After Security Researcher Brad Antoniewicz asked whether those who take computer’s hostage actually decrypt files, he was told that they are in it to make money He decided to research the topic of ransomware further and found that it all starts with the simplest things and then leads to more serious consequences.
For example, a blog that showed up normally in the Chrome browser was put in the form of an error message, which was being spawned by another process outside the browser. Clues given by the page source code showed suspect code had been added in the IE view by someone who used an exploit kit. These exploit kits are used by attackers on an “as a service” basis and then hit unsuspected victims with malware such as ransomware. Ransomware only locks down certain files and folders so attackers can use your computer to make you pay your ransom.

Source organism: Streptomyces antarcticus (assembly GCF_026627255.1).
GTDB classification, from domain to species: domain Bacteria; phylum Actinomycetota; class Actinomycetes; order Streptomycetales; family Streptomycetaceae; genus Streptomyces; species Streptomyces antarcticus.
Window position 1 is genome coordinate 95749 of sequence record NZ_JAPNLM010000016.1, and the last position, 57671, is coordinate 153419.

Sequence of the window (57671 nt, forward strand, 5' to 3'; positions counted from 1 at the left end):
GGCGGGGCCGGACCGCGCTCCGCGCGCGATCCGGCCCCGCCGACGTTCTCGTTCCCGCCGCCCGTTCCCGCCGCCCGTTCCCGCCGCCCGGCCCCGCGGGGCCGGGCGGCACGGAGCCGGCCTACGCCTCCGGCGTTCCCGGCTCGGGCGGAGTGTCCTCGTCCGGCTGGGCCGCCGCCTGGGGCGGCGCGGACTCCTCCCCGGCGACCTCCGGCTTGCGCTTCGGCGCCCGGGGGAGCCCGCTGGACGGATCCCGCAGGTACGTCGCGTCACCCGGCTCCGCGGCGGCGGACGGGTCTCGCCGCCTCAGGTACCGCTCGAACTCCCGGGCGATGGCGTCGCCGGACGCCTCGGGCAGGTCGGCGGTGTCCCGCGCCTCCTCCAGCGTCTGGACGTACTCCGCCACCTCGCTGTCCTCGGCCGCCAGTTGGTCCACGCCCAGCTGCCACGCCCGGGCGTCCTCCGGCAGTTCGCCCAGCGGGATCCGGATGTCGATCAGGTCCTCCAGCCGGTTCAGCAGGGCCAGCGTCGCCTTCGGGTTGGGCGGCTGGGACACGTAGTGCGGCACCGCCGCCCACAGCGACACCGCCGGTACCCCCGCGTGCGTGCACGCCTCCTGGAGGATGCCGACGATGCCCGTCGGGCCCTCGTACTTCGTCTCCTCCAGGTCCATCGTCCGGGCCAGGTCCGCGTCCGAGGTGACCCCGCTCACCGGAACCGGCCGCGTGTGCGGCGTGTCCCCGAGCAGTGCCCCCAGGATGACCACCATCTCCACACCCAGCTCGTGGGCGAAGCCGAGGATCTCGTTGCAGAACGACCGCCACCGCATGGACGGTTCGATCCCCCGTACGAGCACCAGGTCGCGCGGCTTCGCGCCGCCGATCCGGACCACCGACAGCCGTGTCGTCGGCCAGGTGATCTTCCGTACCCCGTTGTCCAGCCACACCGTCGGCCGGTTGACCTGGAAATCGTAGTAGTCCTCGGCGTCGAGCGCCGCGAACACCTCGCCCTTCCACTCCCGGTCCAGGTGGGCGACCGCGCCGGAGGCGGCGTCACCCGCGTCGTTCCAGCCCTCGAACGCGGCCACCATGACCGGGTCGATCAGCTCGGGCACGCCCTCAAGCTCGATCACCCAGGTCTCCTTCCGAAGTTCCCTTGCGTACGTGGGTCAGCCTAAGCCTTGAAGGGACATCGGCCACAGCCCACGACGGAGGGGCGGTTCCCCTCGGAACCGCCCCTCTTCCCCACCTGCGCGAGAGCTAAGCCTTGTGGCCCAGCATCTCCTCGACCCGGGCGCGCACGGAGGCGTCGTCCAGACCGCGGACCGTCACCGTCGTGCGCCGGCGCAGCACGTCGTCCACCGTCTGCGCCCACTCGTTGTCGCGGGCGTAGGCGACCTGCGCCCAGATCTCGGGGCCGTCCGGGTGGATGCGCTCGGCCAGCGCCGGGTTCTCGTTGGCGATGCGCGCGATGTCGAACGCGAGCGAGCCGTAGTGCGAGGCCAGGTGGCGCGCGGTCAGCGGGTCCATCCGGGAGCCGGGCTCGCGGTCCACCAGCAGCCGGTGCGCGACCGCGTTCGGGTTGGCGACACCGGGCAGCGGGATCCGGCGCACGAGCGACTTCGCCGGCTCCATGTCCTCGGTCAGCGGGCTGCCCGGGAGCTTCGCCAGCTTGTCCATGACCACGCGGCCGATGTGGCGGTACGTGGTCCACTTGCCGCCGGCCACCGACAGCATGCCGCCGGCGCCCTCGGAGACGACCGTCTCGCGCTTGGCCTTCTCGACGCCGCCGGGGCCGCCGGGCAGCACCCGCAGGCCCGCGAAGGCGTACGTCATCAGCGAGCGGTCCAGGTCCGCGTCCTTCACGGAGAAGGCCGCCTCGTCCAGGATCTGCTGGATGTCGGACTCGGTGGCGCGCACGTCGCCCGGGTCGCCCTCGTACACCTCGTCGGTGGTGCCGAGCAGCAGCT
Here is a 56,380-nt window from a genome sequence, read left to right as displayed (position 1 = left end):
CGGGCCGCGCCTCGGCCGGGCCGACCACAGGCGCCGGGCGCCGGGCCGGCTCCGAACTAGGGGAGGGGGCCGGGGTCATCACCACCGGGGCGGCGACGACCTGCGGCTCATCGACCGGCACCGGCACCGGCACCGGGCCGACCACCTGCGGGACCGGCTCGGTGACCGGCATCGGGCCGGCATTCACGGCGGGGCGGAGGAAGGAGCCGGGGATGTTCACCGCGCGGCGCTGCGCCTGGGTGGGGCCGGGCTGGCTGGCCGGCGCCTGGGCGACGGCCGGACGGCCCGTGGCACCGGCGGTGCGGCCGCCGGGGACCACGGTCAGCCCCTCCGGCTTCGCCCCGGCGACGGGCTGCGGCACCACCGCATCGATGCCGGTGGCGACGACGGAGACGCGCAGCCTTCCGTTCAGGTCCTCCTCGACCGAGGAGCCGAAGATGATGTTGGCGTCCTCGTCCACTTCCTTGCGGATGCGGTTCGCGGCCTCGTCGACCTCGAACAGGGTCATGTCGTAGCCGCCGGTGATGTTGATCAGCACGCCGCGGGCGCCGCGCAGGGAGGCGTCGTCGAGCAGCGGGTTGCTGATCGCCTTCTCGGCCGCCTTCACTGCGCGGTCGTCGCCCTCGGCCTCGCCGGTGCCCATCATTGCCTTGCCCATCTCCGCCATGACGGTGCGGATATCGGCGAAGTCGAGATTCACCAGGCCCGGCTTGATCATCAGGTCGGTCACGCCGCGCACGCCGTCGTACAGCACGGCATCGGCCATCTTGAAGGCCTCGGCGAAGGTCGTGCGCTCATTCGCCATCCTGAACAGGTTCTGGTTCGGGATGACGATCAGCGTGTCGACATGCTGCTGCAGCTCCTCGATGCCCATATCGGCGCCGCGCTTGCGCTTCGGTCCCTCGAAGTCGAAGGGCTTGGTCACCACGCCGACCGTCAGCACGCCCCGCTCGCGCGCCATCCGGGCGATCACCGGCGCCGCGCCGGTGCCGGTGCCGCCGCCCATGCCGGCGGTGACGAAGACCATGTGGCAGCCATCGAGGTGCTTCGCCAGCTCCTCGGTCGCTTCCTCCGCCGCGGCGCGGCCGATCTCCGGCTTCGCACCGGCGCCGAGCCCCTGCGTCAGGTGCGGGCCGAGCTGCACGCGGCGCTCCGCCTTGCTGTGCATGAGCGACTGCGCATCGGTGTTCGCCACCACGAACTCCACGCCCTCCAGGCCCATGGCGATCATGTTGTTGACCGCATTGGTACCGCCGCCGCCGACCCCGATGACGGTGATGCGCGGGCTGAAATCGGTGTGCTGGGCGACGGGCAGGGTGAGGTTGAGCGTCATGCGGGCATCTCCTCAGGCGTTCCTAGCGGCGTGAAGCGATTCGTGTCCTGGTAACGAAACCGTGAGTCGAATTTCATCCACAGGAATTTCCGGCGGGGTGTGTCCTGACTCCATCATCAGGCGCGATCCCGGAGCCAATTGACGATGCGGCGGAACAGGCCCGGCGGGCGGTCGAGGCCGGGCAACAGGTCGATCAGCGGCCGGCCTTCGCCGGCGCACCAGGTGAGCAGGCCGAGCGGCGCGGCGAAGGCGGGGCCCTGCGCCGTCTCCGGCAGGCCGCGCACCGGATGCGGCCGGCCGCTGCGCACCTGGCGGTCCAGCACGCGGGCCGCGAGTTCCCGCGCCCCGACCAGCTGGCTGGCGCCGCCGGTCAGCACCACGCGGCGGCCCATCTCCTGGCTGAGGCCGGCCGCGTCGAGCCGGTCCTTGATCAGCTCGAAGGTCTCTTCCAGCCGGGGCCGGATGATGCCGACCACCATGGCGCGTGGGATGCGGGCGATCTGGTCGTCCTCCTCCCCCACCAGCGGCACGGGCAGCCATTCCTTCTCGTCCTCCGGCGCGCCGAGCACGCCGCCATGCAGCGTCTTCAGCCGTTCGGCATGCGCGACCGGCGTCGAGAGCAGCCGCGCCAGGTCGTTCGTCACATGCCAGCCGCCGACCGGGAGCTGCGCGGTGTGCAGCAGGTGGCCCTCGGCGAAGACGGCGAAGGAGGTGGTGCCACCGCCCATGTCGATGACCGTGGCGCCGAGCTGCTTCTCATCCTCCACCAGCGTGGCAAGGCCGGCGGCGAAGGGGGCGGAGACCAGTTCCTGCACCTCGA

Antoniewicz like to to refer to “patient zero” (first person to get infected) to learn what else on the network might have been affected and prevent future attacks.
Cisco Umbrella colleagues examine attacks from the DNS level. Antoniewicz says that anyone can view DNS logs and DNS is often something that is overlooked but can give you an overlook of what is happening on your network or even let you block certain connections. Furthermore, the team utilizes machine learning and data analytics to make sense of data and produce predictive models which can help mitigate attacks in the future.